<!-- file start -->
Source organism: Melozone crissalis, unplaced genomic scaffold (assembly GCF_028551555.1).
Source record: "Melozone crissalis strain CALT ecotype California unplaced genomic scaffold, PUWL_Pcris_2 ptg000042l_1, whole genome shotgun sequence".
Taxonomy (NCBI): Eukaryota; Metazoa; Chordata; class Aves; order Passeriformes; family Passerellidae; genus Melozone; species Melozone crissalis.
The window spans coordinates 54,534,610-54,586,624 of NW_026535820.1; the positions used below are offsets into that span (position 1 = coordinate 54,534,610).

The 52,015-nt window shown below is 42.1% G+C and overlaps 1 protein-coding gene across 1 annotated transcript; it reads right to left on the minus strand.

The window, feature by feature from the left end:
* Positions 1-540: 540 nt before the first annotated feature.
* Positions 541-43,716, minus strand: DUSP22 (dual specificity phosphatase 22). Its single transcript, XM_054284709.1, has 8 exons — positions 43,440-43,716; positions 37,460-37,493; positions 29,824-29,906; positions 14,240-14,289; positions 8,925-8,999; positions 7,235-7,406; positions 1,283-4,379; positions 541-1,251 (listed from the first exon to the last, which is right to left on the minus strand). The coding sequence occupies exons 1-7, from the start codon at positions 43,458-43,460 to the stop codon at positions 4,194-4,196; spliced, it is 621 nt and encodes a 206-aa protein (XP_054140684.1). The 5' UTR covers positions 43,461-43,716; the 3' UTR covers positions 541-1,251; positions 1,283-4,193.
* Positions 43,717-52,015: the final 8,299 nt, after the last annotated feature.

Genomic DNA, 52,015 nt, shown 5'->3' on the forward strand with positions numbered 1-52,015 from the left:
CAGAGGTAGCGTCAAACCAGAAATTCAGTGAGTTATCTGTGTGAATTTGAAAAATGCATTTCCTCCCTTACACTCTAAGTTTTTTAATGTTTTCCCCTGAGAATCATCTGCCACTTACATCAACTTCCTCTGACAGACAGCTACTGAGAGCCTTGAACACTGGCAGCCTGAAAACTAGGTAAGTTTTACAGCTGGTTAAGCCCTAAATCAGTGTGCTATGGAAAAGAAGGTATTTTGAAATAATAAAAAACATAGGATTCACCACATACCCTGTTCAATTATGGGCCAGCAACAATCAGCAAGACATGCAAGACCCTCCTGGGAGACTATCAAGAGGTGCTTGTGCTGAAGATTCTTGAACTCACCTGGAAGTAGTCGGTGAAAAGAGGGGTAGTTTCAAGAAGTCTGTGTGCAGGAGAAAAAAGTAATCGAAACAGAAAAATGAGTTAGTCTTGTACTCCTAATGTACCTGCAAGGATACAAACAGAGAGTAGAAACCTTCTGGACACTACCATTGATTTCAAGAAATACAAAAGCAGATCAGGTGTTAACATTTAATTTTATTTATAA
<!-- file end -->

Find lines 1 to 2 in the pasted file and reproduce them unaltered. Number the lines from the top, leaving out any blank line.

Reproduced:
Source organism: Melozone crissalis, unplaced genomic scaffold (assembly GCF_028551555.1).
Source record: "Melozone crissalis strain CALT ecotype California unplaced genomic scaffold, PUWL_Pcris_2 ptg000042l_1, whole genome shotgun sequence".